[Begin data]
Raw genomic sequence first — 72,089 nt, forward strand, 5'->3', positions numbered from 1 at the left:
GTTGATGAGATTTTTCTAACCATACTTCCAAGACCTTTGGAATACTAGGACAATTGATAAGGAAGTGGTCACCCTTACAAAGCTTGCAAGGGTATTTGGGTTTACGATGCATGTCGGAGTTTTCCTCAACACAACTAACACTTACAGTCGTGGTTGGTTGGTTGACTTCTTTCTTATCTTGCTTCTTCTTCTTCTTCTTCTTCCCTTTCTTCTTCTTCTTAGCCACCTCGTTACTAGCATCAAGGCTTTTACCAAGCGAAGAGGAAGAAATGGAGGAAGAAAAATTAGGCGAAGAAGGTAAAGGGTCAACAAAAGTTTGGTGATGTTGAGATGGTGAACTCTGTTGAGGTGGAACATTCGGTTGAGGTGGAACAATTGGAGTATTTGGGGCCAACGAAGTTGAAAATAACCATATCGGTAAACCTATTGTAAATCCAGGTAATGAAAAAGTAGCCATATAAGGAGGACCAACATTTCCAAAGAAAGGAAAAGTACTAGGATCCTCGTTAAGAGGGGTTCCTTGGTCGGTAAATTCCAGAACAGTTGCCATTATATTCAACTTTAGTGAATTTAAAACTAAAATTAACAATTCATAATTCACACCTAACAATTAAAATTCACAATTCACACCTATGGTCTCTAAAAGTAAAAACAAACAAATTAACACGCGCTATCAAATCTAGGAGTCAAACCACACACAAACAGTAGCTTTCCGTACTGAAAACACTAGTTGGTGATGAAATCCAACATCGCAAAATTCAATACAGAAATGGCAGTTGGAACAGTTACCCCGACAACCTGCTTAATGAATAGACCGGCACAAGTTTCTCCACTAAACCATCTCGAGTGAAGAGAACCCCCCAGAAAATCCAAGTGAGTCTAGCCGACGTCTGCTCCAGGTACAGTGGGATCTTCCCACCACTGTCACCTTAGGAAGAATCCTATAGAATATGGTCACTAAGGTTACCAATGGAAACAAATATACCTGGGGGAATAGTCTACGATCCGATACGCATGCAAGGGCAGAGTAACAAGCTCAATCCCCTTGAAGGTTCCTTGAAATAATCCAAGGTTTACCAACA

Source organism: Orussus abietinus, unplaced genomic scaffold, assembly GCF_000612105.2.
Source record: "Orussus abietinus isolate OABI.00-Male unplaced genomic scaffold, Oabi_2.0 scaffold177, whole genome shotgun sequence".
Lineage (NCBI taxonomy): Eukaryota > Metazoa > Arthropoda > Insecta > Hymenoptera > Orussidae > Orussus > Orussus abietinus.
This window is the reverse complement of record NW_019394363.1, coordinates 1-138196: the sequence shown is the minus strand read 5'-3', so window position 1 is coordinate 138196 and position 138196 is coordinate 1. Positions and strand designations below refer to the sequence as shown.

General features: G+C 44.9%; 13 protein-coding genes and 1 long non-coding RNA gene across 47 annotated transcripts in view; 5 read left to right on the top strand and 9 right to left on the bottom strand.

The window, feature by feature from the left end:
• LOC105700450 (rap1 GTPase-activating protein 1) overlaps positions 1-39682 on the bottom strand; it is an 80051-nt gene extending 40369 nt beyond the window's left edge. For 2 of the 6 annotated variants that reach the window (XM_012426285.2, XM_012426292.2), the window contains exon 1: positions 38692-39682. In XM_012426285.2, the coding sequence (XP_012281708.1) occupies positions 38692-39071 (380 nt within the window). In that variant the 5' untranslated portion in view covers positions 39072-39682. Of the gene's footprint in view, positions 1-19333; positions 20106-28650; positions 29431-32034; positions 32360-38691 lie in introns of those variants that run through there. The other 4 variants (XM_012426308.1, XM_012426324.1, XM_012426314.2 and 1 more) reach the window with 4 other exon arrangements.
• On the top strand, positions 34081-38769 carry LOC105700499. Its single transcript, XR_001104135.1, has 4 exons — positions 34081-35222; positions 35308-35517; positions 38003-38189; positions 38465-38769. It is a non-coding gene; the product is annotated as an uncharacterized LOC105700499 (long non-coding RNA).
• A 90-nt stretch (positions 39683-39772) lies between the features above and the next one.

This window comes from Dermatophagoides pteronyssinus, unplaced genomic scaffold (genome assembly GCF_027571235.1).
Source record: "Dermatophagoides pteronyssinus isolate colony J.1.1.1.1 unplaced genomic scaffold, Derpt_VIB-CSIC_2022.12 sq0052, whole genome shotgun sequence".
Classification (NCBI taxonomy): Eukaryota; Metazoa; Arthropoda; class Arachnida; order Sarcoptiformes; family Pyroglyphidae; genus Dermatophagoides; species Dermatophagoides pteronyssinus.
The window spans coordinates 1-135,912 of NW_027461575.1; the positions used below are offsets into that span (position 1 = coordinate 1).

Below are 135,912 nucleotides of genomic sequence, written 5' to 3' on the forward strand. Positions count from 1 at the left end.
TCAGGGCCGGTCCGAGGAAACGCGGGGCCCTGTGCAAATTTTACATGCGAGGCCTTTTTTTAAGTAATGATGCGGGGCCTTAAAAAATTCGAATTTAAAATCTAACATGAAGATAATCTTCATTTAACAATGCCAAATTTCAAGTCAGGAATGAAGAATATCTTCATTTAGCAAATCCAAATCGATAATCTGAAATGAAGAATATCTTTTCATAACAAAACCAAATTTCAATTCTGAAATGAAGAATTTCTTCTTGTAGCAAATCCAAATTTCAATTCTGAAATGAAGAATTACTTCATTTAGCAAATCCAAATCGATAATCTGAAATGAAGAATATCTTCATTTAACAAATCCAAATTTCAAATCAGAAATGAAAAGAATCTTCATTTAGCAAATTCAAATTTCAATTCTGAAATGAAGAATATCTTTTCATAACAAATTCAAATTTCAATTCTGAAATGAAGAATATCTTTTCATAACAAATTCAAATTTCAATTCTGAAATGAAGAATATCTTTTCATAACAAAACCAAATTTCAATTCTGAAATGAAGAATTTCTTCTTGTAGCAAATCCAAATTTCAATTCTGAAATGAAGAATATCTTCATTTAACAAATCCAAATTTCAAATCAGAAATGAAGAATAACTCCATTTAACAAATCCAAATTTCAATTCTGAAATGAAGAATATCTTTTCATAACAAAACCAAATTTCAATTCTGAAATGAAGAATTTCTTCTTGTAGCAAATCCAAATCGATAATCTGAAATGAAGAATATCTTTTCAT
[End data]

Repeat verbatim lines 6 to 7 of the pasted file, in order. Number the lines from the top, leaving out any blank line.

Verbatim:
This window is the reverse complement of record NW_019394363.1, coordinates 1-138196: the sequence shown is the minus strand read 5'-3', so window position 1 is coordinate 138196 and position 138196 is coordinate 1. Positions and strand designations below refer to the sequence as shown.

General features: G+C 44.9%; 13 protein-coding genes and 1 long non-coding RNA gene across 47 annotated transcripts in view; 5 read left to right on the top strand and 9 right to left on the bottom strand.